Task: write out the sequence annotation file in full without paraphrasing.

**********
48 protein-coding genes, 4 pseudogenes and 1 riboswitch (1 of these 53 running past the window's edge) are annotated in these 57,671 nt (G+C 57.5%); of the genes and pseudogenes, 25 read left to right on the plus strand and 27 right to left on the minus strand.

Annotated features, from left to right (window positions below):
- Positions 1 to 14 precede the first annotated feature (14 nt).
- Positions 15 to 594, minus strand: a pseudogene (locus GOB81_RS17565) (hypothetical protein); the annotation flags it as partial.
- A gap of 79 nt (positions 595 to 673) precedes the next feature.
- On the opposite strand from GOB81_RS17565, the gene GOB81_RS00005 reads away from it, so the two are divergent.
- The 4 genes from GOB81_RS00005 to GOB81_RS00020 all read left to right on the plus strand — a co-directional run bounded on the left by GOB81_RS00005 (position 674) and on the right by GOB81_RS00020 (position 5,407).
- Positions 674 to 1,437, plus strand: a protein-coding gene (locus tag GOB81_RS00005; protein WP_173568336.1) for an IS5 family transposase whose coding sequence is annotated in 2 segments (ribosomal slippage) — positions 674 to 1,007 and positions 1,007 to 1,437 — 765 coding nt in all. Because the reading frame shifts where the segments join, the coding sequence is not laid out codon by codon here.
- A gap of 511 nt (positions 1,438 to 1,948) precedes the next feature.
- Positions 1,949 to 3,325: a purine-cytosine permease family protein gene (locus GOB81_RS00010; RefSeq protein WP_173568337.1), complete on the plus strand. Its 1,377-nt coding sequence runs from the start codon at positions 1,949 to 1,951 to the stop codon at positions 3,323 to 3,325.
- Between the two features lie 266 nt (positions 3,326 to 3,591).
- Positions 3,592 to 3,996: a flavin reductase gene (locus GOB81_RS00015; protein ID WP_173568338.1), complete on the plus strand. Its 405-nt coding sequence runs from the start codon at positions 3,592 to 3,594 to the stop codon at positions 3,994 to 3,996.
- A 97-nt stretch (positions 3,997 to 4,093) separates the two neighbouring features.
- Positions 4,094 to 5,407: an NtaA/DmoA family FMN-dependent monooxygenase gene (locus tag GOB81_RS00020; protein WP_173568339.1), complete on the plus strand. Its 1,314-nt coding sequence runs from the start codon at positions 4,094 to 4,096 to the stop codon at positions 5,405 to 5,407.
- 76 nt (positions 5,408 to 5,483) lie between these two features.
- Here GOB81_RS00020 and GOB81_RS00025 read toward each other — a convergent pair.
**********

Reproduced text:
48 protein-coding genes, 4 pseudogenes and 1 riboswitch (1 of these 53 running past the window's edge) are annotated in these 57,671 nt (G+C 57.5%); of the genes and pseudogenes, 25 read left to right on the plus strand and 27 right to left on the minus strand.

Annotated features, from left to right (window positions below):
- Positions 1 to 14 precede the first annotated feature (14 nt).
- Positions 15 to 594, minus strand: a pseudogene (locus GOB81_RS17565) (hypothetical protein); the annotation flags it as partial.
- A gap of 79 nt (positions 595 to 673) precedes the next feature.
- On the opposite strand from GOB81_RS17565, the gene GOB81_RS00005 reads away from it, so the two are divergent.
- The 4 genes from GOB81_RS00005 to GOB81_RS00020 all read left to right on the plus strand — a co-directional run bounded on the left by GOB81_RS00005 (position 674) and on the right by GOB81_RS00020 (position 5,407).
- Positions 674 to 1,437, plus strand: a protein-coding gene (locus tag GOB81_RS00005; protein WP_173568336.1) for an IS5 family transposase whose coding sequence is annotated in 2 segments (ribosomal slippage) — positions 674 to 1,007 and positions 1,007 to 1,437 — 765 coding nt in all. Because the reading frame shifts where the segments join, the coding sequence is not laid out codon by codon here.
- A gap of 511 nt (positions 1,438 to 1,948) precedes the next feature.
- Positions 1,949 to 3,325: a purine-cytosine permease family protein gene (locus GOB81_RS00010; RefSeq protein WP_173568337.1), complete on the plus strand. Its 1,377-nt coding sequence runs from the start codon at positions 1,949 to 1,951 to the stop codon at positions 3,323 to 3,325.
- Between the two features lie 266 nt (positions 3,326 to 3,591).
- Positions 3,592 to 3,996: a flavin reductase gene (locus GOB81_RS00015; protein ID WP_173568338.1), complete on the plus strand. Its 405-nt coding sequence runs from the start codon at positions 3,592 to 3,594 to the stop codon at positions 3,994 to 3,996.
- A 97-nt stretch (positions 3,997 to 4,093) separates the two neighbouring features.
- Positions 4,094 to 5,407: an NtaA/DmoA family FMN-dependent monooxygenase gene (locus tag GOB81_RS00020; protein WP_173568339.1), complete on the plus strand. Its 1,314-nt coding sequence runs from the start codon at positions 4,094 to 4,096 to the stop codon at positions 5,405 to 5,407.
- 76 nt (positions 5,408 to 5,483) lie between these two features.
- Here GOB81_RS00020 and GOB81_RS00025 read toward each other — a convergent pair.